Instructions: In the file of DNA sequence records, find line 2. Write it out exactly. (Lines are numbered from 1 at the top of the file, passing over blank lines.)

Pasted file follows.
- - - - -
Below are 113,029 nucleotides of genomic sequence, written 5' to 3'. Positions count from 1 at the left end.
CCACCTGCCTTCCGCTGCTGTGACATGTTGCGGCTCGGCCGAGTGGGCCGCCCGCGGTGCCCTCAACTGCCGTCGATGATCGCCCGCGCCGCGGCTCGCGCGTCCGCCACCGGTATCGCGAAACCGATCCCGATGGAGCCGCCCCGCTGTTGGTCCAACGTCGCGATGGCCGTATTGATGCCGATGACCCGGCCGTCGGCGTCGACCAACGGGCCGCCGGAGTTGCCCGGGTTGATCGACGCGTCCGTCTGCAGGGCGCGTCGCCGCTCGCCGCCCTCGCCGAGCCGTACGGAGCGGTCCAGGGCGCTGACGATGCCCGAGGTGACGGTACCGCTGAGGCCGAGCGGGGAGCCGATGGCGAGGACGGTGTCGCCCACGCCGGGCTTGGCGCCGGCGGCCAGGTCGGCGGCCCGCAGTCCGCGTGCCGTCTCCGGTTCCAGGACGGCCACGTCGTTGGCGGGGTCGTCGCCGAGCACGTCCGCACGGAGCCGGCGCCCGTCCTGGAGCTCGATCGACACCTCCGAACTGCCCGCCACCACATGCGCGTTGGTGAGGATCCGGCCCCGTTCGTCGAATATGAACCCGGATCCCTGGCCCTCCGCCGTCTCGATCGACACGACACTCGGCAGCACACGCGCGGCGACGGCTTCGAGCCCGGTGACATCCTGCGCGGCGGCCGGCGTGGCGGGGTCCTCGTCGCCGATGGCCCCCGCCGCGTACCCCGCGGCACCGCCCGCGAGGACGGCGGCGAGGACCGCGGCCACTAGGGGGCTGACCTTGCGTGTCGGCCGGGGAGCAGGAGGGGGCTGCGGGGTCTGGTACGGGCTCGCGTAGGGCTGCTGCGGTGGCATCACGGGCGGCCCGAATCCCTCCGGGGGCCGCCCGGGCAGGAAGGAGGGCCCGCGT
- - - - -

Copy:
CCACCTGCCTTCCGCTGCTGTGACATGTTGCGGCTCGGCCGAGTGGGCCGCCCGCGGTGCCCTCAACTGCCGTCGATGATCGCCCGCGCCGCGGCTCGCGCGTCCGCCACCGGTATCGCGAAACCGATCCCGATGGAGCCGCCCCGCTGTTGGTCCAACGTCGCGATGGCCGTATTGATGCCGATGACCCGGCCGTCGGCGTCGACCAACGGGCCGCCGGAGTTGCCCGGGTTGATCGACGCGTCCGTCTGCAGGGCGCGTCGCCGCTCGCCGCCCTCGCCGAGCCGTACGGAGCGGTCCAGGGCGCTGACGATGCCCGAGGTGACGGTACCGCTGAGGCCGAGCGGGGAGCCGATGGCGAGGACGGTGTCGCCCACGCCGGGCTTGGCGCCGGCGGCCAGGTCGGCGGCCCGCAGTCCGCGTGCCGTCTCCGGTTCCAGGACGGCCACGTCGTTGGCGGGGTCGTCGCCGAGCACGTCCGCACGGAGCCGGCGCCCGTCCTGGAGCTCGATCGACACCTCCGAACTGCCCGCCACCACATGCGCGTTGGTGAGGATCCGGCCCCGTTCGTCGAATATGAACCCGGATCCCTGGCCCTCCGCCGTCTCGATCGACACGACACTCGGCAGCACACGCGCGGCGACGGCTTCGAGCCCGGTGACATCCTGCGCGGCGGCCGGCGTGGCGGGGTCCTCGTCGCCGATGGCCCCCGCCGCGTACCCCGCGGCACCGCCCGCGAGGACGGCGGCGAGGACCGCGGCCACTAGGGGGCTGACCTTGCGTGTCGGCCGGGGAGCAGGAGGGGGCTGCGGGGTCTGGTACGGGCTCGCGTAGGGCTGCTGCGGTGGCATCACGGGCGGCCCGAATCCCTCCGGGGGCCGCCCGGGCAGGAAGGAGGGCCCGCGT